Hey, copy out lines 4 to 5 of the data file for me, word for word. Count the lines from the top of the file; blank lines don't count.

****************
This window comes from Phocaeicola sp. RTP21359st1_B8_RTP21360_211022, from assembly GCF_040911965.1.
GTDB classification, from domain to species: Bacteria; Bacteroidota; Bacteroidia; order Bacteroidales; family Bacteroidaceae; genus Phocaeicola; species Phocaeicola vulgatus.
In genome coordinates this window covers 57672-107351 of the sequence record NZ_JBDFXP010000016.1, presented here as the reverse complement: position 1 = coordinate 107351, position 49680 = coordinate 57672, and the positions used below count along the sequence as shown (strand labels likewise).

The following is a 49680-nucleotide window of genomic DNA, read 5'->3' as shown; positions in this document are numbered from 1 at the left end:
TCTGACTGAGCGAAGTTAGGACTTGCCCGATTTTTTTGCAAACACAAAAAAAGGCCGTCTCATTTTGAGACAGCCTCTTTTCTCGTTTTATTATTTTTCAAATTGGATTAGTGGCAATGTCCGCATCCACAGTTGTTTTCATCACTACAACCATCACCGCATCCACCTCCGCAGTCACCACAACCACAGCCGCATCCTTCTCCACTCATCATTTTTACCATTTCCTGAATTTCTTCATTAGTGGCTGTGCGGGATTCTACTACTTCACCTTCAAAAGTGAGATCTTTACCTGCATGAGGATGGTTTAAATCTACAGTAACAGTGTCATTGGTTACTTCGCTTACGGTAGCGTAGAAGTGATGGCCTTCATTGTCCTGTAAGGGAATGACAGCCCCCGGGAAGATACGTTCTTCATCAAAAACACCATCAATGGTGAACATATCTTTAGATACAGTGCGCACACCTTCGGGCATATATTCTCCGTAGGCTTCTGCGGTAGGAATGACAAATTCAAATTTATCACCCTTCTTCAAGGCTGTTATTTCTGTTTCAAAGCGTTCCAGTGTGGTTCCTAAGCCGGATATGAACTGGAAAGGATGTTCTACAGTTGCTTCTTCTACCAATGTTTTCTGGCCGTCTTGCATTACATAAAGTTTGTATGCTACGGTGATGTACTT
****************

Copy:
The following is a 49680-nucleotide window of genomic DNA, read 5'->3' as shown; positions in this document are numbered from 1 at the left end:
TCTGACTGAGCGAAGTTAGGACTTGCCCGATTTTTTTGCAAACACAAAAAAAGGCCGTCTCATTTTGAGACAGCCTCTTTTCTCGTTTTATTATTTTTCAAATTGGATTAGTGGCAATGTCCGCATCCACAGTTGTTTTCATCACTACAACCATCACCGCATCCACCTCCGCAGTCACCACAACCACAGCCGCATCCTTCTCCACTCATCATTTTTACCATTTCCTGAATTTCTTCATTAGTGGCTGTGCGGGATTCTACTACTTCACCTTCAAAAGTGAGATCTTTACCTGCATGAGGATGGTTTAAATCTACAGTAACAGTGTCATTGGTTACTTCGCTTACGGTAGCGTAGAAGTGATGGCCTTCATTGTCCTGTAAGGGAATGACAGCCCCCGGGAAGATACGTTCTTCATCAAAAACACCATCAATGGTGAACATATCTTTAGATACAGTGCGCACACCTTCGGGCATATATTCTCCGTAGGCTTCTGCGGTAGGAATGACAAATTCAAATTTATCACCCTTCTTCAAGGCTGTTATTTCTGTTTCAAAGCGTTCCAGTGTGGTTCCTAAGCCGGATATGAACTGGAAAGGATGTTCTACAGTTGCTTCTTCTACCAATGTTTTCTGGCCGTCTTGCATTACATAAAGTTTGTATGCTACGGTGATGTACTT